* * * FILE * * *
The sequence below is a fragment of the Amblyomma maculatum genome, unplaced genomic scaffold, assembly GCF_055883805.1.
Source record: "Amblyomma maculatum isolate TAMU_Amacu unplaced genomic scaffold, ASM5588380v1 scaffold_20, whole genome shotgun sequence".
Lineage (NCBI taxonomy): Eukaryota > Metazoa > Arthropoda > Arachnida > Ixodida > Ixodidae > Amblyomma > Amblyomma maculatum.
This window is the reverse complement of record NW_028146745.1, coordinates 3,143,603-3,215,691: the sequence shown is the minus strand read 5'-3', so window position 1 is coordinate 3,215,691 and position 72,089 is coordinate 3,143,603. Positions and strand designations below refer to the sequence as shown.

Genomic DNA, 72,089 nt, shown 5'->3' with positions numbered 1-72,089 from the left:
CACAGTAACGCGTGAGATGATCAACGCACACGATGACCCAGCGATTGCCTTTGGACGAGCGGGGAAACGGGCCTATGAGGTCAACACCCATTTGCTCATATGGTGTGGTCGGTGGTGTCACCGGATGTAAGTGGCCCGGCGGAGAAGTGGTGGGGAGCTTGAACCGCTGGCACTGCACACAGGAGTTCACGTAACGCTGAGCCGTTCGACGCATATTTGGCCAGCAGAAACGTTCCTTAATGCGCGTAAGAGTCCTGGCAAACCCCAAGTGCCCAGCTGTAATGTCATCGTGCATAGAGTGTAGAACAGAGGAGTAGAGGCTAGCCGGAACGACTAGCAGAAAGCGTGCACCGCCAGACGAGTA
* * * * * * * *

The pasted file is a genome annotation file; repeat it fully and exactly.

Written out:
The sequence below is a fragment of the Amblyomma maculatum genome, unplaced genomic scaffold, assembly GCF_055883805.1.
Source record: "Amblyomma maculatum isolate TAMU_Amacu unplaced genomic scaffold, ASM5588380v1 scaffold_20, whole genome shotgun sequence".
Lineage (NCBI taxonomy): Eukaryota > Metazoa > Arthropoda > Arachnida > Ixodida > Ixodidae > Amblyomma > Amblyomma maculatum.
This window is the reverse complement of record NW_028146745.1, coordinates 3,143,603-3,215,691: the sequence shown is the minus strand read 5'-3', so window position 1 is coordinate 3,215,691 and position 72,089 is coordinate 3,143,603. Positions and strand designations below refer to the sequence as shown.

Genomic DNA, 72,089 nt, shown 5'->3' with positions numbered 1-72,089 from the left:
CACAGTAACGCGTGAGATGATCAACGCACACGATGACCCAGCGATTGCCTTTGGACGAGCGGGGAAACGGGCCTATGAGGTCAACACCCATTTGCTCATATGGTGTGGTCGGTGGTGTCACCGGATGTAAGTGGCCCGGCGGAGAAGTGGTGGGGAGCTTGAACCGCTGGCACTGCACACAGGAGTTCACGTAACGCTGAGCCGTTCGACGCATATTTGGCCAGCAGAAACGTTCCTTAATGCGCGTAAGAGTCCTGGCAAACCCCAAGTGCCCAGCTGTAATGTCATCGTGCATAGAGTGTAGAACAGAGGAGTAGAGGCTAGCCGGAACGACTAGCAGAAAGCGTGCACCGCCAGACGAGTA